Citation, DOI & article data
The lesser sac or omental bursa is a potential peritoneal space within the abdomen, part of the peritoneal cavity.
The lesser sac may be conceptualized as the space posterior to the lesser omentum, between the posterior wall of the stomach and the surface of the peritoneum that covers the anterior surface of the left kidney 1.
The epiploic foramen (of Winslow) is the only natural communication between greater and lesser sac.
As the lesser sac is a peritoneal space, all of its boundaries are lined by visceral or parietal peritoneum.
- lesser omentum
- visceral peritoneum along the posterior surface of the stomach
- gastrocolic omentum (between greater curvature of the stomach and transverse colon)
- left lateral
- right lateral
- epiploic foramen (of Winslow) communicating with greater sac
- visceral/parietal peritoneum that covers the diaphragm, pancreas, left kidney/adrenal gland, and duodenum
- transverse mesocolon (between the transverse colon and anterior surface of the pancreas)
- peritoneum covering the caudate lobe of the liver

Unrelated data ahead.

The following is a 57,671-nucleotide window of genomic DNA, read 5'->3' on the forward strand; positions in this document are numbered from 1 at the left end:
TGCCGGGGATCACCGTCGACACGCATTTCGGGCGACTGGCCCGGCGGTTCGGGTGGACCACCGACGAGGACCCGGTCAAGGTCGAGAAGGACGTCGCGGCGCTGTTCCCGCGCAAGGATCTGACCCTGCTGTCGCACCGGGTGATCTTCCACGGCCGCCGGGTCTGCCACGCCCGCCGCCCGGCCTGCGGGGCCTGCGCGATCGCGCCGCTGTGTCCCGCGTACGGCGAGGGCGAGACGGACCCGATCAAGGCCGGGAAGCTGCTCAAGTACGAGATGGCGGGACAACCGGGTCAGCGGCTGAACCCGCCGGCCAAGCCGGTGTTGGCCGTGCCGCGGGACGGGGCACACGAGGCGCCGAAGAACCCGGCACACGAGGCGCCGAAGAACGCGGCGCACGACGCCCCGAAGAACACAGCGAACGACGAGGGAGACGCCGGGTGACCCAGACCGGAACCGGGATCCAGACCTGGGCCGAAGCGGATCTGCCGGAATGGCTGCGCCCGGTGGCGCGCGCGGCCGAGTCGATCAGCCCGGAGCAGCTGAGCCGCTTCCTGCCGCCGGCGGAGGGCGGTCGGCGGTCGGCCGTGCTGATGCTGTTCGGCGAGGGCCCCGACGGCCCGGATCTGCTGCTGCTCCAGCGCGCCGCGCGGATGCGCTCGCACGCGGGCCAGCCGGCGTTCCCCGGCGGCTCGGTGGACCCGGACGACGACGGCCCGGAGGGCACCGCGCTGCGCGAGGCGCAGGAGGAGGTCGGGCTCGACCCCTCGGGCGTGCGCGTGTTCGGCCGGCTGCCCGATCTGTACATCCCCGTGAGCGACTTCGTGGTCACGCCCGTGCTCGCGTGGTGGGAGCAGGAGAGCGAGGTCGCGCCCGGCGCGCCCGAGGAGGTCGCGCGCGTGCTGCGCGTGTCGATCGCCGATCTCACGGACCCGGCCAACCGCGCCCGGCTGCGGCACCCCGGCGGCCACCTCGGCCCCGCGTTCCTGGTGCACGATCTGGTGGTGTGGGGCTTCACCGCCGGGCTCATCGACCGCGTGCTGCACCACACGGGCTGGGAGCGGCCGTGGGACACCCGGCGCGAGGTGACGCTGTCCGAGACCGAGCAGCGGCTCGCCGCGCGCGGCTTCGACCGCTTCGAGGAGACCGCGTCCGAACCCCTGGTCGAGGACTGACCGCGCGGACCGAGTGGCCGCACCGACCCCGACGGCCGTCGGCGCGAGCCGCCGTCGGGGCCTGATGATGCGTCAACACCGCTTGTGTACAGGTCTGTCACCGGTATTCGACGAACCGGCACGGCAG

- Superior (hepatic) recess - between caudate lobe of liver and diaphragm; it is partially separated from splenic recess by gastropancreatic fold
- Splenic recess - between splenic ligaments and stomach
- Inferior (omental) recess - between the stomach and transverse colon
The lesser omentum is composed of two peritoneal ligaments that extend from the lesser curvature of the stomach and duodenal bulb to the liver, the gastrohepatic, and hepatoduodenal ligaments, respectively. During embryologic development, the rotation of the stomach relative to the liver causes redundancy in the mesentery about the stomach.
As the greater curvature of the stomach rotates anterolaterally, a recess is formed between the redundant dorsal peritoneal ligament connecting the greater curvature of the stomach to the dorsal abdominal wall. Simultaneously, the lesser curvature of the stomach rotates posteromedially, and the ventral peritoneal ligament between stomach and liver becomes the lesser omentum, an incomplete boundary separating the main peritoneal cavity (greater sac) from the posterior recess (lesser sac).
- 1. O'Rahilly R, Muller F. Basic human anatomy. W B Saunders Co. ISBN:0721669905. Read it at Google Books - Find it at Amazon
- 2. Last, R. J., McMinn, R. M. H.. Last's Anatomy, Regional and Applied. (1994) ISBN: 9780443046629 - Google Books
- 3. Stephanie Ryan, Michelle McNicholas, Stephen J. Eustace. Anatomy for Diagnostic Imaging. (2011) Page 209, 211. ISBN: 9780702029714 - Google Books